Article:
Watch my video on this particular protocol and stay tuned as I create even more protocols with different modalities. This protocol uses medical microneedling, laser (Nira in my case), LED, Radio Frequency (NEWA in my case), and microcurrent.
My Microneedling + Multiple Devices schedule goes like this:
Day 1 **Take pictures and then medical needle everywhere you want except around the eyes. Around the eyes we use the Nira laser in the same session we needle (taking care not to overlap needling and laser areas). Immediately post we use our LED. We are still just using hyaluronic acid this first day. Be sure to double-check all the serums and products that can be used in the days post needling (above) and add them to your calendar if it helps you stay organized!
The next day we will add in microcurrent taking care that whatever device we choose is impeccably clean. So days 2-9 looks like this, in this order:
2. Nira Laser around the eyes (every day)
2. Green Tea then LED (3-5 days a week)
3. Microcurrent (3-5 days a week and not around the eyes where we used the laser)
So some days you are ONLY doing the Nira laser. 3-5 days a week you are doing all three together-in that order.
4. Follow with all the skincare listed above by days (so do your skincare primarily after you use your devices. The exception is the green tea before LED. After you finish microcurrent you may wash your face (if you use conductivity gel you might like to wash) the then go on with your skincare. I often use my devices and then wash and do my skincare from scratch.
On Day 10 we add in radio frequency! I use the NEWA RF device. There are a couple of ways to do this - If you're just starting RF, you'll want to do it 5 days a week. Be sure to put it on your calendar that way.
***To reiterate: If you are already using RF (meaning you did at least 4-8 weeks of 5 days a week NEWA prior to starting this protocol) you simply decide between 3,4 and 5 days a week at day 10 of this protocol. If you are just starting NEWA you need 'ramp up' by doing 5 days a week for 4-8 weeks at this point (day 10 on) before dropping down to fewer days a week. Nira laser continues to be every day.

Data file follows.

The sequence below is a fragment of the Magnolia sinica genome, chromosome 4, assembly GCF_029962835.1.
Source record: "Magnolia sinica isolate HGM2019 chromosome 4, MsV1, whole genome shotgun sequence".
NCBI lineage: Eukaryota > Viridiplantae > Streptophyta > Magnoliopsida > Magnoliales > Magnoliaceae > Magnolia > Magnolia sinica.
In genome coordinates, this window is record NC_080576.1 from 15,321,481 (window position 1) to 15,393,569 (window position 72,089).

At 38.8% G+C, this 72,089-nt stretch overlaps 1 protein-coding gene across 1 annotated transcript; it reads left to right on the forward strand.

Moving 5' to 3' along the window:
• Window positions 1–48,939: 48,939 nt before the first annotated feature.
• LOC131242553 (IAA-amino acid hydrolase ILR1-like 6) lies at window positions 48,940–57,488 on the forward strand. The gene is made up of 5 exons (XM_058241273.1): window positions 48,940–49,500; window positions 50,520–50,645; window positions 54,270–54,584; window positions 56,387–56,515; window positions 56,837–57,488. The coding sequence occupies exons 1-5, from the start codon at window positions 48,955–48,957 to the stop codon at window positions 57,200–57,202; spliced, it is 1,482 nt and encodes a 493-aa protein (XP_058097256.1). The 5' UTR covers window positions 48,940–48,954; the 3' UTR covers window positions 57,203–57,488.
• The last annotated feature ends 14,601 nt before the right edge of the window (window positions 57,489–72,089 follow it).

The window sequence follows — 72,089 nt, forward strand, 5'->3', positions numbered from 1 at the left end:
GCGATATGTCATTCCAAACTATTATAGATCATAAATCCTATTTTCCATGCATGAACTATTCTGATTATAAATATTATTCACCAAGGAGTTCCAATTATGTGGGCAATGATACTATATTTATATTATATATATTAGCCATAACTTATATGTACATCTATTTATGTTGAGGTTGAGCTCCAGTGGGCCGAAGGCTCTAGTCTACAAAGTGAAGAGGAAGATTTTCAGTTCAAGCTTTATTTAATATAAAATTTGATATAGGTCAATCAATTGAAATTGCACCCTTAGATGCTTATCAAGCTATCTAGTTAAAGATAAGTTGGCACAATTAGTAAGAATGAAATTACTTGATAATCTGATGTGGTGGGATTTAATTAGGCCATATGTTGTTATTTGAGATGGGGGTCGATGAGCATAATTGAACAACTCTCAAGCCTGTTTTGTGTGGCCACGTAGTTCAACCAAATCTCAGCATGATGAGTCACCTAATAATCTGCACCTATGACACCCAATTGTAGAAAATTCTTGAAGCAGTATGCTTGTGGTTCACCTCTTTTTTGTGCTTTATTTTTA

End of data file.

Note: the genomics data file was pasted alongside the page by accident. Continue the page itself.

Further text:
Here's the order of devices day 10+ (until we needle again)
1. Nira laser around the eyes (every day)
2. LED (3-5 days a week)
3. Radiofrequency (3-5 days a week)
4. Microcurrent (3-5 days a week)
Again...You may do this 3,4 or 5 days a week and they don't have to be the same days every week. Do what works for your life and what you can commit and stick to! Remember to use the calendar! Print 3: my sample calendar, a blank you fill out ahead of time (to plan), and then a 3rd copy to log your treatments. This helps with accountability and also is a great "diary"!
On this calendar, you'll see a place to put the months (upper right), the days (the pink squares), and keep notes at the end of each week. Soon I'll create a protocol for other modalities but in the meantime feel free to use this calendar (print a blank) to your heart's content (if you share it please leave my logo intact and credit my site/this blog post).
Do note that I shortened "Nira laser" to just laser and RF is radiofrequency (NEWA for me).
My Microneedling + Multiple Devices EXAMPLE protocol:
DOWNLOADABLE Microneedling + Multiple Devices Protocol EXAMPLE (printable version of my EXAMPLE above)
My Microneedling + Multiple Devices Protocol TEMPLATE (for you to fill in):
DOWNLOADABLE Microneedling + Multiple Devices Protocol PDF TEMPLATE:
(printable version of my TEMPLATE above)
Here's the list of things I recommend you go through before you even decide to Microneedle.
I sure hope this helps!
Penn Smith Skincare is a participant in the Amazon Services LLC Associates Program, an affiliate program. Many links are affiliate links, meaning I am compensated when you shop through these at no extra fee to you.
Dr. Setterfield's book on Amazon: https://amzn.to/2QMgPzv
Cos de BAHA HA on Amazon: https://amzn.to/3ZFE1BI
Top Two Dr Pens on Amazon: https://amzn.to/3zEsR3X
Microneedling pens I like:
Dr Pen A7 https://amzn.to/3wXsqyt
Dr Pen A6 https://amzn.to/2X1u3LJ
Radio frequency I like:
Newa US (at-home RF for skin tightening) bit.ly/NEWA146
CODE PENNY10 gets you 10% off this at-home RF device
Microcurrent I like: